Former office building converted into flats for homeless Manchester families
A total of 82 families in need have been supported by the Apex House project this year
A former office block in Levenshulme has been converted into flats for homeless Manchester families with huge success.
Set up by HSPG, a property investment company on a mission to end the homelessness crisis in the UK, in partnership with Manchester City Council, the converted block offers a lifeline to those finding themselves newly homeless.
It also welcomes those who are housed in unsuitable bed and breakfast accommodation.
Stripped down and restructured, today it might look a bit like an office block from the outside but inside it’s filled with clean and modern flats with all the mod-cons a family would need to help get themselves back on their feet.
First opened in March 2021, a key aim of Levenshulme’s Apex House is to prevent families from spiralling into long-term homelessness.
Here, three on-site support workers work closely with both the families and the council’s private rented sector team to move people into suitable long-term housing.
A year on, 62 families have passed through its doors and into permanent accommodation.
Vineta Simon, 31, and her two-month-old baby have been at Apex House for a month, and she is full of praise for the facilities and the staff.
Vineta said: ” I come from a working family, I’ve always worked, I owned a car, had a home but when I got pregnant and my relationship broke up, everything went downhill.
“I had to reach out for help for the first time ever and it has been a really difficult journey, from becoming homelesss, something I never thought would happen to me, up until now.
“When I got this flat in Apex House, I burst into tears because it was so clean, nicely refurbished and it just felt really safe and secure; it had an immediate impact on my mental health, it made me feel like a human being again.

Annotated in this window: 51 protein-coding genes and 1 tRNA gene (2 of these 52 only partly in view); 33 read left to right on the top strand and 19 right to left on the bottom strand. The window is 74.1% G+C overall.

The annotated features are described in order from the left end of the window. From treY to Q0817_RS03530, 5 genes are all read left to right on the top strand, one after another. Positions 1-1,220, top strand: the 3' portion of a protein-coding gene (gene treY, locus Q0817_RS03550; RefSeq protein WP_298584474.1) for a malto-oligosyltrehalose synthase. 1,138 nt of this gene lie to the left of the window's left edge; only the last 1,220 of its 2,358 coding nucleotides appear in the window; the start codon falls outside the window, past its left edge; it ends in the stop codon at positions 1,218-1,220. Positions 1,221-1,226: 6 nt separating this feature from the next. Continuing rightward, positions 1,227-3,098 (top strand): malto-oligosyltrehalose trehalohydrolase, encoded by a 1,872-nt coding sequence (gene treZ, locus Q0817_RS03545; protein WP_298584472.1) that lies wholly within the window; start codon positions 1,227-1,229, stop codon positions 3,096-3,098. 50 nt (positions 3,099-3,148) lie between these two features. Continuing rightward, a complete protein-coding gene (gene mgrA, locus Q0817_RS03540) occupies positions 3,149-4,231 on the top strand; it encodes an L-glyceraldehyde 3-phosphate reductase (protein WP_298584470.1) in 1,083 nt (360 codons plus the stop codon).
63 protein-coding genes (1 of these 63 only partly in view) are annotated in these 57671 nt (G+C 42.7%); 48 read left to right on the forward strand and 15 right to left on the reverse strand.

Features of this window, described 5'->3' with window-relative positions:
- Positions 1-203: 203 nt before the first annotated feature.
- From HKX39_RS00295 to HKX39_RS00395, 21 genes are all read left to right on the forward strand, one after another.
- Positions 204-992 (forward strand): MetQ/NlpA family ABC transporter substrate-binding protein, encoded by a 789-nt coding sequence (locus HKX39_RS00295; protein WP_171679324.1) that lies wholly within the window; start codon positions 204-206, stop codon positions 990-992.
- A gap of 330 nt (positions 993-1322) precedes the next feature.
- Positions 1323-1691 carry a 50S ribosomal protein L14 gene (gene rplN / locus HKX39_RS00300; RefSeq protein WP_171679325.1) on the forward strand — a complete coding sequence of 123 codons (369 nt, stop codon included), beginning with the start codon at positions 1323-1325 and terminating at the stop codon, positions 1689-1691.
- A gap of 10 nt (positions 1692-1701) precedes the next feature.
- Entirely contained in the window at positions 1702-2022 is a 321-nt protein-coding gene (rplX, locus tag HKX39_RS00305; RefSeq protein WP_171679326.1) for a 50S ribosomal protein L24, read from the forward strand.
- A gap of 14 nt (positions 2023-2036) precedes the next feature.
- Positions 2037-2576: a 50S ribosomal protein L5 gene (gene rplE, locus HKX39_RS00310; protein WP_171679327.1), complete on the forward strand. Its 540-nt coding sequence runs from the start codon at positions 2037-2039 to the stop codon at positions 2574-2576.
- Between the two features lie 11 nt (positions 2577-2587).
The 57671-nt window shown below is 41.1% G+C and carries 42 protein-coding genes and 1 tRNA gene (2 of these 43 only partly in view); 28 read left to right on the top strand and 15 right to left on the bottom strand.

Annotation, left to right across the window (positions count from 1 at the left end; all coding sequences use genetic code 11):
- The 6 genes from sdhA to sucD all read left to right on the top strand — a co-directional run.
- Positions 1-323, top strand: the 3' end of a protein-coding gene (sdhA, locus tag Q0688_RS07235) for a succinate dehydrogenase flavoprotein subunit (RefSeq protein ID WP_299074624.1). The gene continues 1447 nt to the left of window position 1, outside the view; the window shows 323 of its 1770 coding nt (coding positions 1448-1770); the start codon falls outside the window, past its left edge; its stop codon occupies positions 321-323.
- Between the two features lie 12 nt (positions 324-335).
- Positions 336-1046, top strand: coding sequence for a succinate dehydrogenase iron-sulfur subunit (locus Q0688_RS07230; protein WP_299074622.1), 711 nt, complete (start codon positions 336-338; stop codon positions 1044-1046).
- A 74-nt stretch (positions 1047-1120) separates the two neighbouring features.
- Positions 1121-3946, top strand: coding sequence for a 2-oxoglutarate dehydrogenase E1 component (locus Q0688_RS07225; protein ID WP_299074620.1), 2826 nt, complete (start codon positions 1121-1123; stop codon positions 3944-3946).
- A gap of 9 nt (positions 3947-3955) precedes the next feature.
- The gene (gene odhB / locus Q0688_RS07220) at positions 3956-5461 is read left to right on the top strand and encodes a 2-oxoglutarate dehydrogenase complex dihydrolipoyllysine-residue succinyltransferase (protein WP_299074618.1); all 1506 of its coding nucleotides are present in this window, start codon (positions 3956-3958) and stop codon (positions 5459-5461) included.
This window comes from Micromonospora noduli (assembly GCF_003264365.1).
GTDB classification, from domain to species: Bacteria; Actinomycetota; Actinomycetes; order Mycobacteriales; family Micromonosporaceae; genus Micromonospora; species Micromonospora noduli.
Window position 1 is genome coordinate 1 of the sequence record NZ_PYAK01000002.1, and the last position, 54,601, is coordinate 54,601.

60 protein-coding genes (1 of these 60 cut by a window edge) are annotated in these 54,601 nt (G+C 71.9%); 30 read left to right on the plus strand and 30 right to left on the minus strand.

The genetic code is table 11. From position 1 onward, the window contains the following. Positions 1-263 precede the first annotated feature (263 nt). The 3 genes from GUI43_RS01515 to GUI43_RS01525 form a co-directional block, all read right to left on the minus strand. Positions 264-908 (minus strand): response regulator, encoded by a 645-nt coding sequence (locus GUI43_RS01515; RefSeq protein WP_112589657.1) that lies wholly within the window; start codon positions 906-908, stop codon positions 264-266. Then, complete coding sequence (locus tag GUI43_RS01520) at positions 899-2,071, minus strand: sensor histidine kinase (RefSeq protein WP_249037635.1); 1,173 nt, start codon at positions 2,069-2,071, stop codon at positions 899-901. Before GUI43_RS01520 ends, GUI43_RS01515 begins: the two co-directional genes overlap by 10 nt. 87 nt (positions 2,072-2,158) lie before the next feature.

“The facilities are fantastic and there are staff around all the time to help me. Being in this flat with my baby has given me some breathing space and I can see light at the end of the tunnel, whereas before I could never imagine my future.
“I want to get on and find a new home and go back to work, I am thinking about building a new future with my baby and I want to give something back because I will remember each and every one who has helped me along the way.”
The project has proved so successful that the Council is now working with developers and looking at other premises in the city where it can be replicated.
In the last year, 82 families have been accommodated in Apex House and 62 have been supported to move on, 20 of which are still receiving support to find permanent accommodation.
Of the 62 families who have been rehoused, 60% were rehoused within eight weeks, 19% were rehoused within three months and for 21% with greater needs, it has taken more than three months, to find them the most appropriate move-on accommodation.
Councillor Luthfur Rahman OBE, deputy leader of Manchester City Council said: “Manchester is leading the way with innovative solutions to support families get back on their feet.
“We are incredibly pleased with the results of this new approach to support families into permanent accommodation in Apex House. It has proved so successful that we would like to replicate this across the city.
“No-one wants to find themselves homeless, but Apex provides good temporary accommodation in a modern, fully furnished building.
“Our aim is to house families here for as short a period as possible before moving them quickly into settled accommodation.
“We are seeing the benefits of this model with targeted support which moves families on in a short space of time helping to keep family disruption, particularly children’s education, to a minimum.”
Feature image – HSPG / Google